Citizen Confidence

Luis Rubio

Is Mexico a democracy or an autocracy? The response would seem obvious, but it is not. Without doubt, Mexico has changed radically in its forms, but I ask myself whether in reality it has changed in essence. The evidence of the past couple of weeks is not endearing…

The crucial question is why have the fruits expected from the reforms undertaken not blossomed forth along the last half century? The express objective of the reforms initiated since the eighties was to raise the economy’s growth rate, which were followed by an entire series of social and political reforms, some planned and others not. The Mexico of today is unrecognizable, at least in its formal institutional structure; the Constitution of today reflects a diverse country, open and complex, something radically distinct from that which existed in 1917.

The reforms have proliferated, but the growth has not been achieved and that, with the evidence of mounting corruption, is what has induced the population to protest. The anger is real and could easily become the tipping point producing unraveling the stability that, until now, has been maintained despite so many ups and downs.  Of course there are parts of the country that grow at Asiatic rates, but others contract constantly and systematically; despite that, the evidence suggests that the population understand the dilemmas, now magnified by the coming of Trump. What it does not tolerate is the inequities.

The evidence of inequity is ubiquitous. Privileges persist and the protection mechanisms that the political parties, legislators and politicians enjoy are unintelligible for a population that has withstood everything. Even worse, the governors abstract themselves from the general situation to demand ever higher budgets; the federal government promises to return to macro stability but expenditures keep growing; legislators demand salary increases and gasoline vouchers. The former Federal District persists in its constitutional exercise adding ever more rights, benefits and governmental powers, without any obligations, except for the average citizen that is who, at the end of the day, pays the bills.

I have no doubt that the core problem is but one and a very simple one:   the absence of citizen confidence. Confidence is always the key, but it was simpler to achieve this in the PRIist regime because the existence of vertical controls permitted the alignment of governmental actions in a world era characterized by the total control of information. This combination favored economic functionality.

The world changed, the controls broke down, information became ubiquitous and now no one can impose confidence. In this manner, the citizenry’s confidence disappeared and now the government seems bent in undermining it ever more. Dozens, if not hundreds, of reforms have been approved, but none is oriented toward protecting the citizen, conferring certainty on him or guaranteeing him his rights in the face of trouncing by the politicians and the risk inherent in a change of guard in the presidency. The electoral reforms are particularly revealing: they only see to the problems of the politicians; none focuses on winning over the credibility of the citizenry.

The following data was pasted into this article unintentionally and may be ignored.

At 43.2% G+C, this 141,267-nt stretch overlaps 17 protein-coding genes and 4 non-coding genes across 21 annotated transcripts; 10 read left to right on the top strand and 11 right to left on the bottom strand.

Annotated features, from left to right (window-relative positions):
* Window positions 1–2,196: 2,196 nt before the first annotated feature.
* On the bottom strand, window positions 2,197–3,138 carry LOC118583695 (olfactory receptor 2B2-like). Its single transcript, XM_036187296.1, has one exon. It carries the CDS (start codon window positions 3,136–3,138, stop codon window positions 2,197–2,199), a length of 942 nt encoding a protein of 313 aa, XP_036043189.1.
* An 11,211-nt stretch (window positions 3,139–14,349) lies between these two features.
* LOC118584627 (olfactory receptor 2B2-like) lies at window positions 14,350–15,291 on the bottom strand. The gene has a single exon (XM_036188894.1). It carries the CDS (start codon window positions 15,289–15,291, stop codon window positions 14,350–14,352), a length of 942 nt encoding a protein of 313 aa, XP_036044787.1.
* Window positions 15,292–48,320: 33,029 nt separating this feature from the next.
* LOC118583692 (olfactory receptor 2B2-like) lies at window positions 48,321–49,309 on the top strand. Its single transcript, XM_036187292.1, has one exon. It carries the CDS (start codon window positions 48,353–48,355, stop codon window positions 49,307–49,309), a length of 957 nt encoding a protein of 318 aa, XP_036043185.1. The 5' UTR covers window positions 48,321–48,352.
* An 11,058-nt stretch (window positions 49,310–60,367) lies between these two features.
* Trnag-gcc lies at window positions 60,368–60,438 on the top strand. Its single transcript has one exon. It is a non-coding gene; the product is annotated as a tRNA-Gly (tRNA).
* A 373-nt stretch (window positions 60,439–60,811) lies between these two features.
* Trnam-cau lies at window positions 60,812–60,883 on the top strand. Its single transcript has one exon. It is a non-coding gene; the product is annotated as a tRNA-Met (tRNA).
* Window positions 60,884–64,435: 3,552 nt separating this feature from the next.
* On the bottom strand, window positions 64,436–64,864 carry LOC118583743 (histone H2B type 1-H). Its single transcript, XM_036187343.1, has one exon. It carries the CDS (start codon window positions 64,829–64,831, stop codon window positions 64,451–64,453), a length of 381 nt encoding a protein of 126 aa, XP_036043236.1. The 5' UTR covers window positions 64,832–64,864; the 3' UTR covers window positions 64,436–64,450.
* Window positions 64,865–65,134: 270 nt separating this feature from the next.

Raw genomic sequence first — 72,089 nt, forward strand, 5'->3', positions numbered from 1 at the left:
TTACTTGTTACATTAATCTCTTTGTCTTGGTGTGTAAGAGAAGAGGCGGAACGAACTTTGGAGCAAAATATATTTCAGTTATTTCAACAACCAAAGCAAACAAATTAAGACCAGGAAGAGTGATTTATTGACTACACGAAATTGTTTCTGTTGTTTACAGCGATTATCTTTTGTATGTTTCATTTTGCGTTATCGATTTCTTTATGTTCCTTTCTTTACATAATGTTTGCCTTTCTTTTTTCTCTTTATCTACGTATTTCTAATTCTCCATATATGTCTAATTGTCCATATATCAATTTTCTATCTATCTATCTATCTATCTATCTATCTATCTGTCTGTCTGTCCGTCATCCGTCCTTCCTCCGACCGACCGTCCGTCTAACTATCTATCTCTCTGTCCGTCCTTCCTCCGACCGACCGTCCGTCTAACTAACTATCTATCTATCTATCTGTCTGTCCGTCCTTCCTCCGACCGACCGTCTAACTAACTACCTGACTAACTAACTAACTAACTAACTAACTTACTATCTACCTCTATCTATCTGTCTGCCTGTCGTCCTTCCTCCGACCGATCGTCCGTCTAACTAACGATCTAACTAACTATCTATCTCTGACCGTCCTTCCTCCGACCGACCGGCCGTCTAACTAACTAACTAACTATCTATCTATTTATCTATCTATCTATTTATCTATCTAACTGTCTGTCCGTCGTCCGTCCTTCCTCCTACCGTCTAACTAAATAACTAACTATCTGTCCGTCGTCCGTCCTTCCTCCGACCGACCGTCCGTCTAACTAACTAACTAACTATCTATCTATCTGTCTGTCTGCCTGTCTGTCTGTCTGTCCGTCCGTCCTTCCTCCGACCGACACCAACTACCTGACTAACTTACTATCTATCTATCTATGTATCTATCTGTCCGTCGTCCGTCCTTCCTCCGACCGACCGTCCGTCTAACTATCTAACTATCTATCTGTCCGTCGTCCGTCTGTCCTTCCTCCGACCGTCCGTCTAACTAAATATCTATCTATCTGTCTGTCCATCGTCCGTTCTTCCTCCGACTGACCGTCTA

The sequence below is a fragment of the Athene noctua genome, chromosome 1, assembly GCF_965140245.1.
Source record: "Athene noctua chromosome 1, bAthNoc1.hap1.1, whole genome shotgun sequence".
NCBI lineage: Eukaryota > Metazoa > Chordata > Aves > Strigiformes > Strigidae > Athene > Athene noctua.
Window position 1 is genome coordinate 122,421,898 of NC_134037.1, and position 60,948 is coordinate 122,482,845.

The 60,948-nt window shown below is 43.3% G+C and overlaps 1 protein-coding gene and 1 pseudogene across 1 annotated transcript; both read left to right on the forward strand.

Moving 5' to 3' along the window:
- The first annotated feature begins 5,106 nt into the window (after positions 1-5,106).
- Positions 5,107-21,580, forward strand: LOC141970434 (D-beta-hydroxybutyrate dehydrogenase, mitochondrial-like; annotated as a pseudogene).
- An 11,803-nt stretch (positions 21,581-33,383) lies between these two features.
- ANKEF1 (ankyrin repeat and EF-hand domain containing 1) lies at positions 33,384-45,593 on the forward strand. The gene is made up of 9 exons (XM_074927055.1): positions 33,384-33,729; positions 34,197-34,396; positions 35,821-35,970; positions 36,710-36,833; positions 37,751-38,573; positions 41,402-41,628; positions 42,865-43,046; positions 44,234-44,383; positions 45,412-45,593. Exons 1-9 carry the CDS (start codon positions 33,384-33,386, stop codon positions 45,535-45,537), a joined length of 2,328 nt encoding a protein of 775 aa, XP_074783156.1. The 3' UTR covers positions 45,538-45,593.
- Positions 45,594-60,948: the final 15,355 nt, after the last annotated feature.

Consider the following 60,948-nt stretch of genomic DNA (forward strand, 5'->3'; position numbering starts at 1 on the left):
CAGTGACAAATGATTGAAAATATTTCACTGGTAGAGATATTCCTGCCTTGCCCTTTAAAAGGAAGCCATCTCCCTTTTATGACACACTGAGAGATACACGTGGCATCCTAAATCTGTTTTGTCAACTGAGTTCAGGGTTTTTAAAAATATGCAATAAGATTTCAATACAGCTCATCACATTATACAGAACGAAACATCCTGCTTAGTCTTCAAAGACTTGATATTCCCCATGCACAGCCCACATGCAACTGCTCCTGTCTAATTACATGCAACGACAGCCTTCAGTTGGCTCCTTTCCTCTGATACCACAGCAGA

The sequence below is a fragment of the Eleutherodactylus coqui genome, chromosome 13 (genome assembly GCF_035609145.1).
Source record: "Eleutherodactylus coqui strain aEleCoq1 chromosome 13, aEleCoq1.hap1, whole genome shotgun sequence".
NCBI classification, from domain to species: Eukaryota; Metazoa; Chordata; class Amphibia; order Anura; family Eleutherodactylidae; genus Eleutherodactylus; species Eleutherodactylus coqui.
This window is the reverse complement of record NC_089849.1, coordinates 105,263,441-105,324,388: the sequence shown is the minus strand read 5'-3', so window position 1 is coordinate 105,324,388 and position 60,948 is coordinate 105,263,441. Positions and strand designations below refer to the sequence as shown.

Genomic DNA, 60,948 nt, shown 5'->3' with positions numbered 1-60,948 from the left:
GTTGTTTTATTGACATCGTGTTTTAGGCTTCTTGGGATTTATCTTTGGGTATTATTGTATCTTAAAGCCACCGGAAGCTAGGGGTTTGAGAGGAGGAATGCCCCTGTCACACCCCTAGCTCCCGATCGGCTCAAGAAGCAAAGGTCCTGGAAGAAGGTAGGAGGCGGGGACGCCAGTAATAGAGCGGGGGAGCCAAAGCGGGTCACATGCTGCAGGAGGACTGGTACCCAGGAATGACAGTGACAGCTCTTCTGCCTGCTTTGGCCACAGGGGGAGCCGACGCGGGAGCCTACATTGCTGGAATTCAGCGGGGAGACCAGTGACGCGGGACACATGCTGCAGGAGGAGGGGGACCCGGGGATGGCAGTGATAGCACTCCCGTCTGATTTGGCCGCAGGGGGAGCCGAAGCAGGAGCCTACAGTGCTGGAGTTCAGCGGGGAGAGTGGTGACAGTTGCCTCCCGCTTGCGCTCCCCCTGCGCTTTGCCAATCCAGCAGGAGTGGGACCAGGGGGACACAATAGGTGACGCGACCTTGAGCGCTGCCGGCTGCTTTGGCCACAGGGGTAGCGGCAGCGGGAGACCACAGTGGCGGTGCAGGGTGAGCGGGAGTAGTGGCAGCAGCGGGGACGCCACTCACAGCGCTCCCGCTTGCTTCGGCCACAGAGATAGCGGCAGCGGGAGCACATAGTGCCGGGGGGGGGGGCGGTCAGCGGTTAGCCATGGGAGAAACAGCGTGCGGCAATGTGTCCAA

In the literature on political transitions* two key moments are established: one from authoritarianism and the other toward democracy. Mexico concluded the first stage and for this electoral reforms were fundamental, but it lost itself in the subsequent process.  Currently there are professionally managed elections that are an example to the world, alternation of parties in government is frequent and freedoms are infinitely greater. However, we continue to endure autocratic forms in issues of transparency, accountability and corruption: much is reformed but always to take care of symptoms, leaving whoever is in command (because to govern remains only an aspiration) to decide what is to be known and whom to prosecute. The grandiloquently named “National Anticorruption System” will be yet another large bureaucracy: would it not be better to eliminate the causes and sources of corruption?

I daresay that we are at a political (certainly not economic) point in time that is not very distinct from that of 1982: the country is experiencing growing deterioration that is manifested in ideological atrophy; economic erosion in vast regions of the country; endemic corruption; and political dissent –in addition to conflict- among the political elites, each looking for ways out to ensure his or her personal survival. All of that is exhibited in the form of profound anger and uncontainable contempt for the government.

What is paradoxical is that, in contrast with 1982, Mexico today has a highly powerful economic platform, the productivity attained by the modern manufacturing plant is comparable with that of the best of the world and workers’ salaries in that segment of the economy are robust and on the rise. The president had the exceptional opportunity to convoke the population in an exercise of national unity before the challenge posed by Trump, but squandered it in the gasoline decision that was poorly planned and even worse communicated, and not recognizing the social and political context of today.

NAFTA was successful because it protected –isolated- investors from the potential abuse and excesses of our revered government and its bureaucracy. Something similar will have to be achieved internally to confer certainty upon the population and thus to begin to recover the lost confidence. In this era it is impossible to prosper without the citizenship on board, which is exactly what the government seems incapable of understanding.


*above all O’Donnell and Schmitter.